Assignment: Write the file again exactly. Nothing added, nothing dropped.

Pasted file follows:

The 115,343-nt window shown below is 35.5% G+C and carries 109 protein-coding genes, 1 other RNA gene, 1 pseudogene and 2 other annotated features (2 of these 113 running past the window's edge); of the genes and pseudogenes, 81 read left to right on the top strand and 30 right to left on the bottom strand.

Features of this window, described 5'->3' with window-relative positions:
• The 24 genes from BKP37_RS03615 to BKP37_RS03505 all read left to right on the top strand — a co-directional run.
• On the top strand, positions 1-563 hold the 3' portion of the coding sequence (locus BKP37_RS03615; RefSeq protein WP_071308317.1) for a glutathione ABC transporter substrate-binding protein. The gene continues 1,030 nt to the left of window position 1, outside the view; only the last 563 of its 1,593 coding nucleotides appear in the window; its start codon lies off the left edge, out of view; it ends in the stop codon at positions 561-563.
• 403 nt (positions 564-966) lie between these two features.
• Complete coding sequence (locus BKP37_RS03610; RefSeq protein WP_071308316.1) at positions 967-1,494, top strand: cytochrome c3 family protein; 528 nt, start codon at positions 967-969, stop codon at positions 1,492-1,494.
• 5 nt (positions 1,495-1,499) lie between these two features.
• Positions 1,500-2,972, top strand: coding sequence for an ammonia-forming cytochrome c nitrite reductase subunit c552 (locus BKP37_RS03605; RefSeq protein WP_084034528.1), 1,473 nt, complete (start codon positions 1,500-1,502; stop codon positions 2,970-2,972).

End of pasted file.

The 115,343-nt window shown below is 35.5% G+C and carries 109 protein-coding genes, 1 other RNA gene, 1 pseudogene and 2 other annotated features (2 of these 113 running past the window's edge); of the genes and pseudogenes, 81 read left to right on the top strand and 30 right to left on the bottom strand.

Features of this window, described 5'->3' with window-relative positions:
• The 24 genes from BKP37_RS03615 to BKP37_RS03505 all read left to right on the top strand — a co-directional run.
• On the top strand, positions 1-563 hold the 3' portion of the coding sequence (locus BKP37_RS03615; RefSeq protein WP_071308317.1) for a glutathione ABC transporter substrate-binding protein. The gene continues 1,030 nt to the left of window position 1, outside the view; only the last 563 of its 1,593 coding nucleotides appear in the window; its start codon lies off the left edge, out of view; it ends in the stop codon at positions 561-563.
• 403 nt (positions 564-966) lie between these two features.
• Complete coding sequence (locus BKP37_RS03610; RefSeq protein WP_071308316.1) at positions 967-1,494, top strand: cytochrome c3 family protein; 528 nt, start codon at positions 967-969, stop codon at positions 1,492-1,494.
• 5 nt (positions 1,495-1,499) lie between these two features.
• Positions 1,500-2,972, top strand: coding sequence for an ammonia-forming cytochrome c nitrite reductase subunit c552 (locus BKP37_RS03605; RefSeq protein WP_084034528.1), 1,473 nt, complete (start codon positions 1,500-1,502; stop codon positions 2,970-2,972).